I don’t think it’s an accident that I started showing signs of OCD in my early preteen years, right around the time I entered middle school and started wearing a back brace part of the day, in addition to the nights, to correct my crooked spine.
I was afraid of other illnesses and accidents happening to me or my family. I worried that if I didn’t knock on wood (a casual superstition to many people), that I could cause bad things to happen to my loved ones.
I became terrified about germs and washed my hands so often they bled. I showered after school and tried to keep my school things from contaminating my home.
I felt shame over all these things and tried to do all these things as quietly and superstitiously as possible. I felt that having these compulsions meant I was crazy or weak and I didn’t want anyone to know that about me.
Yet they also made me feel like I had some control over what was going on with me and to prevent further illnesses or negative things from entering my life.
These symptoms and needs ebbed and flowed during different times. No one ever thought of them as being symptomatic of OCD, or that OCD was an actual mental illness. It was just me being weird, just more of my quirks.
It wasn’t until I moved in with a partner and couldn’t cook dinner because I was panicking that I would poison us with non-existent mold on different vegetables that I couldn’t keep it hidden or at the level of a quirk.
I had to call my parents to reassure me that the vegetables were in fact just fine. They had to reassure me that the flour was also fine, the berries weren’t rotting, and the flecks on the bread were there because the bread was whole wheat.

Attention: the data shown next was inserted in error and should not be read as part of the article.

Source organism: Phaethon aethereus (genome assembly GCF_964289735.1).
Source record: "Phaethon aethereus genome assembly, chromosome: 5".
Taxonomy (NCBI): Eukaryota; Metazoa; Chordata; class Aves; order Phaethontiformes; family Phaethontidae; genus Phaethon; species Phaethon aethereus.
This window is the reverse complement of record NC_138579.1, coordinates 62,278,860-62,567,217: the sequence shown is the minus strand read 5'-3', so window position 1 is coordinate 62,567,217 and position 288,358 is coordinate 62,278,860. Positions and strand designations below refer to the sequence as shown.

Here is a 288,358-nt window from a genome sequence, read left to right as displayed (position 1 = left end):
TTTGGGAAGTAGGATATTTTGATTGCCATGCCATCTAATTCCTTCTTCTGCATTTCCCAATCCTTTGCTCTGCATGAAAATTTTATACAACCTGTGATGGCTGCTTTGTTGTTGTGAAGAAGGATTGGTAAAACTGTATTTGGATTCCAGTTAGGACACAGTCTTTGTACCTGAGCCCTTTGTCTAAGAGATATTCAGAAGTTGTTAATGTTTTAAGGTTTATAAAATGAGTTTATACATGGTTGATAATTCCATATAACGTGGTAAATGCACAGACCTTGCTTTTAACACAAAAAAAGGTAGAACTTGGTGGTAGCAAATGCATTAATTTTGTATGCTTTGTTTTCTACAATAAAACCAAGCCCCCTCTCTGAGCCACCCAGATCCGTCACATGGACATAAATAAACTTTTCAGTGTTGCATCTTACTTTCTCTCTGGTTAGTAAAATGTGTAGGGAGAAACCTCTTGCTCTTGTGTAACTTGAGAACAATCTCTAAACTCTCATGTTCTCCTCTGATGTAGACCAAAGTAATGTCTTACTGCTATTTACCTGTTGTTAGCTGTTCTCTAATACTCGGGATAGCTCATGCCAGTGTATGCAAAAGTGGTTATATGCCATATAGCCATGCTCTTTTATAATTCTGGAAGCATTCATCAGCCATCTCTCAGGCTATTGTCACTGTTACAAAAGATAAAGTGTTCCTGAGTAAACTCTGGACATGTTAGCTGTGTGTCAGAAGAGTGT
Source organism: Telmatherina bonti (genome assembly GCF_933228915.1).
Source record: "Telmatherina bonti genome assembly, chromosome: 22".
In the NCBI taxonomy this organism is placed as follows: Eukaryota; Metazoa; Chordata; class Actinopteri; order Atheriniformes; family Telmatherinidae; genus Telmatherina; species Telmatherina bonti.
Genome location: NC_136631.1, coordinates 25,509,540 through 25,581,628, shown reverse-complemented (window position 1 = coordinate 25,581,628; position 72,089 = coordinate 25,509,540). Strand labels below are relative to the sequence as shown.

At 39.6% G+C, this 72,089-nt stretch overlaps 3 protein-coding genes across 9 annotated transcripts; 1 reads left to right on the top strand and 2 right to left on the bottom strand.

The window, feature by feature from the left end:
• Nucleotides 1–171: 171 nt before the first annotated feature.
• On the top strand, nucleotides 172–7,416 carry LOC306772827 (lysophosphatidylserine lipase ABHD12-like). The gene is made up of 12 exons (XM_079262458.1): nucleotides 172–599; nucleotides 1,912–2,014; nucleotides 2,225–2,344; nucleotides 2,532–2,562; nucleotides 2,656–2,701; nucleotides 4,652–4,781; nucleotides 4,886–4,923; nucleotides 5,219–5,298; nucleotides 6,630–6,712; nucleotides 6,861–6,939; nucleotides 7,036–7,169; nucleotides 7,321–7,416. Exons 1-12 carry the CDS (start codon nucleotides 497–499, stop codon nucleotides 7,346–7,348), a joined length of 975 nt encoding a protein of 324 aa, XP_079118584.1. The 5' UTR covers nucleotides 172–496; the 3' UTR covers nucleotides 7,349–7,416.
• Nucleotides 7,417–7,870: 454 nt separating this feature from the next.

I don’t know that many people could relate to that, but if you can, I’m writing this for you. It’s hard to feel and look crazy and have no idea why you’re crying and breaking down over green peppers.
OCD is mocked and joked about, but many people don’t get help for it. The symptoms are often experienced as odd and shameful. I have trouble admitting some of my more extreme moments to my partner.
When I first went to a psychiatrist, I cried out of shame.
My fear of being thought crazy is only balanced by my need for reassurance. I need to be told that things will be okay.
Sometimes that sounds like, no your migraine is not an aneurysm. No your computer does not have a virus despite an ad downloading flashplayer, your virus scan security says your computer is fine so it is fine.
Yes you are a good person even if you can’t go to the march.
Yes you can need alone time and still be a good partner. You are a good friend even if aren’t up for a late party today.
No, you won’t get tetanus after cutting yourself. No you are not a bad daughter if it is too stressful to visit your parents where they live.
Yes it’s okay to ask your parents to visit you.
Yes you are fine.
No you weren’t rude when you didn’t give up your seat on the train for an elderly person when you hurt.
No your friend doesn’t dislike you just because they didn’t have time to talk to you today.
No your advisor doesn’t think you’re an idiot because you didn’t remember the book they were talking about.
No, your students don’t think you’re boring (this last one might have been a friend being kind last semester!).
It’s sometimes constant, but it helps when the meds and the self talk do not, and furthermore, by reaching out I have to make the shame heard.
And Brene Brown teaches that this is the way to get past shame, to expose it to sunlight so that like a vampire it dies. Instead shame is replaced with openness and understanding that leads the way to true connection.
So by reaching out, speaking my shame-here and when I need reassurance—I am trying to connect and laying my shame to rest.
(I 100% recommend anything and everything written by Brene Brown! She is amazing).